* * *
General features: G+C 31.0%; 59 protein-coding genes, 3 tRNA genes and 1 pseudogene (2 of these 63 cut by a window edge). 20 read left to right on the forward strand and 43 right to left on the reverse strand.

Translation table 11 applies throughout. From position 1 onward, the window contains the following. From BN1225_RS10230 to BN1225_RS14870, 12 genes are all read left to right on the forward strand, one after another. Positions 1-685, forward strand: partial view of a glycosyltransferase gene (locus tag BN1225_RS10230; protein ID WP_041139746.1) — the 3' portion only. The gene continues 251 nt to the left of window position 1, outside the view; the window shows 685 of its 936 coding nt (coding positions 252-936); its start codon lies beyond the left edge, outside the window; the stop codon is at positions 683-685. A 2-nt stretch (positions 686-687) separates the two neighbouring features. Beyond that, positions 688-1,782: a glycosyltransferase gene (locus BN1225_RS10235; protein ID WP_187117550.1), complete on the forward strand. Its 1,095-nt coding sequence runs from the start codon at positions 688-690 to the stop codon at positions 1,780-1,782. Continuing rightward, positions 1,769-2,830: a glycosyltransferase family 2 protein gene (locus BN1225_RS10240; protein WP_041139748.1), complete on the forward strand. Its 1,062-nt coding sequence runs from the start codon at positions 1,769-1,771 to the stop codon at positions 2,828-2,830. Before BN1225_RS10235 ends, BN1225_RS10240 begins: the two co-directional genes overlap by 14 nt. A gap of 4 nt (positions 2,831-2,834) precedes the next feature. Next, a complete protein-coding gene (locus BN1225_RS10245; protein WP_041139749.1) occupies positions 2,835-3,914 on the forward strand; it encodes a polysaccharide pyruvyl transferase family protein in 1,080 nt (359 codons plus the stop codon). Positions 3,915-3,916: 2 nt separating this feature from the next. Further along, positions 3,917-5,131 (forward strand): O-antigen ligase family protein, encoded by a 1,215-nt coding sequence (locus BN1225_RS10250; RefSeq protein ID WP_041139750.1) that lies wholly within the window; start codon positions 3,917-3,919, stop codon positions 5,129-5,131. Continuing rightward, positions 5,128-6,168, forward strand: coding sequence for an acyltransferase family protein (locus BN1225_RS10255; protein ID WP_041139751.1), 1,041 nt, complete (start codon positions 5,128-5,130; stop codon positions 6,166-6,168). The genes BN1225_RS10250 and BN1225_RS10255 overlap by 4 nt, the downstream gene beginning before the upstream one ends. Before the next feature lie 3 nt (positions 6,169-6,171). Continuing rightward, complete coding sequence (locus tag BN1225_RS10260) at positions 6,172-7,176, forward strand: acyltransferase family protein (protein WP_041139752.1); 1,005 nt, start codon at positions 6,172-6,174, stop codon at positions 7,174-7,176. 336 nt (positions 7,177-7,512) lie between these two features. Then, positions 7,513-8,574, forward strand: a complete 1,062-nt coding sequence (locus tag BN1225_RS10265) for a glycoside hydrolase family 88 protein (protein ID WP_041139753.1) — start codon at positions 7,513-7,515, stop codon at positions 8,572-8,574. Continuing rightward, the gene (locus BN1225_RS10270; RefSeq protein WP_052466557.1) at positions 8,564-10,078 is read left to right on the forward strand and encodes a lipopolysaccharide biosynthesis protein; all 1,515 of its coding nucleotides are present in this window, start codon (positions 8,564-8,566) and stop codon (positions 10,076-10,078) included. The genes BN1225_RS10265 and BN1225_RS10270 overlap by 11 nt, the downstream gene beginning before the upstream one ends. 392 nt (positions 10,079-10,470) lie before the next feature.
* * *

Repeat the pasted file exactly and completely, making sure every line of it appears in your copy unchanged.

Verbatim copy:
General features: G+C 31.0%; 59 protein-coding genes, 3 tRNA genes and 1 pseudogene (2 of these 63 cut by a window edge). 20 read left to right on the forward strand and 43 right to left on the reverse strand.

Translation table 11 applies throughout. From position 1 onward, the window contains the following. From BN1225_RS10230 to BN1225_RS14870, 12 genes are all read left to right on the forward strand, one after another. Positions 1-685, forward strand: partial view of a glycosyltransferase gene (locus tag BN1225_RS10230; protein ID WP_041139746.1) — the 3' portion only. The gene continues 251 nt to the left of window position 1, outside the view; the window shows 685 of its 936 coding nt (coding positions 252-936); its start codon lies beyond the left edge, outside the window; the stop codon is at positions 683-685. A 2-nt stretch (positions 686-687) separates the two neighbouring features. Beyond that, positions 688-1,782: a glycosyltransferase gene (locus BN1225_RS10235; protein ID WP_187117550.1), complete on the forward strand. Its 1,095-nt coding sequence runs from the start codon at positions 688-690 to the stop codon at positions 1,780-1,782. Continuing rightward, positions 1,769-2,830: a glycosyltransferase family 2 protein gene (locus BN1225_RS10240; protein WP_041139748.1), complete on the forward strand. Its 1,062-nt coding sequence runs from the start codon at positions 1,769-1,771 to the stop codon at positions 2,828-2,830. Before BN1225_RS10235 ends, BN1225_RS10240 begins: the two co-directional genes overlap by 14 nt. A gap of 4 nt (positions 2,831-2,834) precedes the next feature. Next, a complete protein-coding gene (locus BN1225_RS10245; protein WP_041139749.1) occupies positions 2,835-3,914 on the forward strand; it encodes a polysaccharide pyruvyl transferase family protein in 1,080 nt (359 codons plus the stop codon). Positions 3,915-3,916: 2 nt separating this feature from the next. Further along, positions 3,917-5,131 (forward strand): O-antigen ligase family protein, encoded by a 1,215-nt coding sequence (locus BN1225_RS10250; RefSeq protein ID WP_041139750.1) that lies wholly within the window; start codon positions 3,917-3,919, stop codon positions 5,129-5,131. Continuing rightward, positions 5,128-6,168, forward strand: coding sequence for an acyltransferase family protein (locus BN1225_RS10255; protein ID WP_041139751.1), 1,041 nt, complete (start codon positions 5,128-5,130; stop codon positions 6,166-6,168). The genes BN1225_RS10250 and BN1225_RS10255 overlap by 4 nt, the downstream gene beginning before the upstream one ends. Before the next feature lie 3 nt (positions 6,169-6,171). Continuing rightward, complete coding sequence (locus tag BN1225_RS10260) at positions 6,172-7,176, forward strand: acyltransferase family protein (protein WP_041139752.1); 1,005 nt, start codon at positions 6,172-6,174, stop codon at positions 7,174-7,176. 336 nt (positions 7,177-7,512) lie between these two features. Then, positions 7,513-8,574, forward strand: a complete 1,062-nt coding sequence (locus tag BN1225_RS10265) for a glycoside hydrolase family 88 protein (protein ID WP_041139753.1) — start codon at positions 7,513-7,515, stop codon at positions 8,572-8,574. Continuing rightward, the gene (locus BN1225_RS10270; RefSeq protein WP_052466557.1) at positions 8,564-10,078 is read left to right on the forward strand and encodes a lipopolysaccharide biosynthesis protein; all 1,515 of its coding nucleotides are present in this window, start codon (positions 8,564-8,566) and stop codon (positions 10,076-10,078) included. The genes BN1225_RS10265 and BN1225_RS10270 overlap by 11 nt, the downstream gene beginning before the upstream one ends. 392 nt (positions 10,079-10,470) lie before the next feature.